EagleTribune.com, North Andover, MA

Haverhill

December 13, 2012

Infested apartments now clean, repaired

Neighbors' complaints about unsanitary conditions end

HAVERHILL — Nine months ago, families living in apartments at 34 Grand Ave. complained repeatedly to the city about rodents and bugs in the building, a lack of heat and water and other problems.

Now, there is not a peep about any trouble there, city health officials said.

They said the unsafe and unsanitary conditions have been solved by a company that was appointed as the building’s receiver — giving the company power to spend rental payments to make improvements to the property.

City Health Agent Bonnie Dufresne said the receiver, Avatar Properties, was issued a building permit Oct. 19 to remodel six kitchens and six bathrooms and replace 21 windows in the building, located a few blocks north of downtown.

The condition of the building was the subject of numerous calls in the spring by tenants who complained about conditions ranging from rodents and insects to missing window screens, leaky faucets and trash that former tenants left but was never removed.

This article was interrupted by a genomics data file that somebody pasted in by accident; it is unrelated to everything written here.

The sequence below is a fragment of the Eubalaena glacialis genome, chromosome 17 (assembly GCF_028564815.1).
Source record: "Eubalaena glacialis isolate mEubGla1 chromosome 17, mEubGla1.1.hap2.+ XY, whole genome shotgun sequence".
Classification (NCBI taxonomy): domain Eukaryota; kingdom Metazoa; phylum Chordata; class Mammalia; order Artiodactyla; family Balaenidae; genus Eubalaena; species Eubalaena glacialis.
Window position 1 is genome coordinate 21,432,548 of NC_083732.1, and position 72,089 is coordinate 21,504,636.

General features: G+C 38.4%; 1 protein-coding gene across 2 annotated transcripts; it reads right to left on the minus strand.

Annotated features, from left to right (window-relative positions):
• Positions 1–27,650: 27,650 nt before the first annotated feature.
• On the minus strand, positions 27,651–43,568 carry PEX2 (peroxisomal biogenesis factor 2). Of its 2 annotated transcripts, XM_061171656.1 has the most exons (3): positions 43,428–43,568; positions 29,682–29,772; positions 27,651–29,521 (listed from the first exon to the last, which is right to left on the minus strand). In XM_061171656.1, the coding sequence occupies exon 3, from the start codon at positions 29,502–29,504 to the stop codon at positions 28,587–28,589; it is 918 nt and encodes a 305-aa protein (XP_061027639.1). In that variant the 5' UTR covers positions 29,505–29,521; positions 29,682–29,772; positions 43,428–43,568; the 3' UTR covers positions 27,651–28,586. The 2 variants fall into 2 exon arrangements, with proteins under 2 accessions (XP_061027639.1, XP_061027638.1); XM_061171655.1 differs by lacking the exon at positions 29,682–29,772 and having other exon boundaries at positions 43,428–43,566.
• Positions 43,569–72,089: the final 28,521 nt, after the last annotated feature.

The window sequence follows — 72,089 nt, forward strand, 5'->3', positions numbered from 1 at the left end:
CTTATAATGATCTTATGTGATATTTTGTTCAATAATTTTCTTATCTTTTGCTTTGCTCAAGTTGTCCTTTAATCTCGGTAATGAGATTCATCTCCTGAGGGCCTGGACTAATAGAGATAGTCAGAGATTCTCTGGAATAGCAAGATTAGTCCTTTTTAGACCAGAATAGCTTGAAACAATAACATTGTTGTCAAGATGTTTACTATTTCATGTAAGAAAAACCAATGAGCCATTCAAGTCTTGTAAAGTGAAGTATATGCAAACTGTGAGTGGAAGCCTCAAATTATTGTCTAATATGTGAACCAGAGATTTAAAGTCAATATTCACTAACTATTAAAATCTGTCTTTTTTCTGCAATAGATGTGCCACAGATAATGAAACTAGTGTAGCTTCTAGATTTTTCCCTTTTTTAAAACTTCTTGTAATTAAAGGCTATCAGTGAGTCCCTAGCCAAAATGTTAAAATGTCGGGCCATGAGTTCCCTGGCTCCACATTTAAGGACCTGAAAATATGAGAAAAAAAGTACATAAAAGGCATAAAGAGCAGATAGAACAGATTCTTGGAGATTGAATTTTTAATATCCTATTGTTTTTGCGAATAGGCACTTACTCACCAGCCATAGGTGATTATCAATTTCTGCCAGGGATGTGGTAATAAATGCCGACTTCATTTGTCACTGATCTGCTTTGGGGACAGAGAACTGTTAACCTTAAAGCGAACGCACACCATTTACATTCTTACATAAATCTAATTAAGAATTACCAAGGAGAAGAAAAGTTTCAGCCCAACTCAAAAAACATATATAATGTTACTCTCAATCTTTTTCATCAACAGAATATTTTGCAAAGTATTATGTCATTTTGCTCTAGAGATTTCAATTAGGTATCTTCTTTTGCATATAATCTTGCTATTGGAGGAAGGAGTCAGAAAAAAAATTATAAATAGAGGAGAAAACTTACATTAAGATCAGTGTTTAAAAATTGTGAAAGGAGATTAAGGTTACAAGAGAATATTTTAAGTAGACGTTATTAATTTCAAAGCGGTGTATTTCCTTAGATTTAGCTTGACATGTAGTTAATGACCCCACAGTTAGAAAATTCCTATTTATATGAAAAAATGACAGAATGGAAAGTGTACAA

The city’s code team of health and safety inspectors noted a variety of violations and warned the owner of the building, Michael DeLuca, that if he didn’t correct the violations, the city would seek to have a receiver take control of the building. When he failed to comply with the request, a receiver was appointed, officials said.

Residents of the building complained to city health officials they had no heat, that their water and electricity were both shut off for a day because the owner didn’t pay his utility bills, and that the building was infested with bugs. They also complained of missing window screens, broken locks, missing switch plates, broken kitchen cabinet doors, exposed ceiling light fixtures, missing floor tiles and other issues they said made their apartments uncomfortable, unhealthy and unsafe.

City inspectors were notified in September that a bank intended to foreclose on the property, but as of yesterday the city had not been informed of the bank’s intentions. DeLuca was still listed as the owner of the building, city health officials said.

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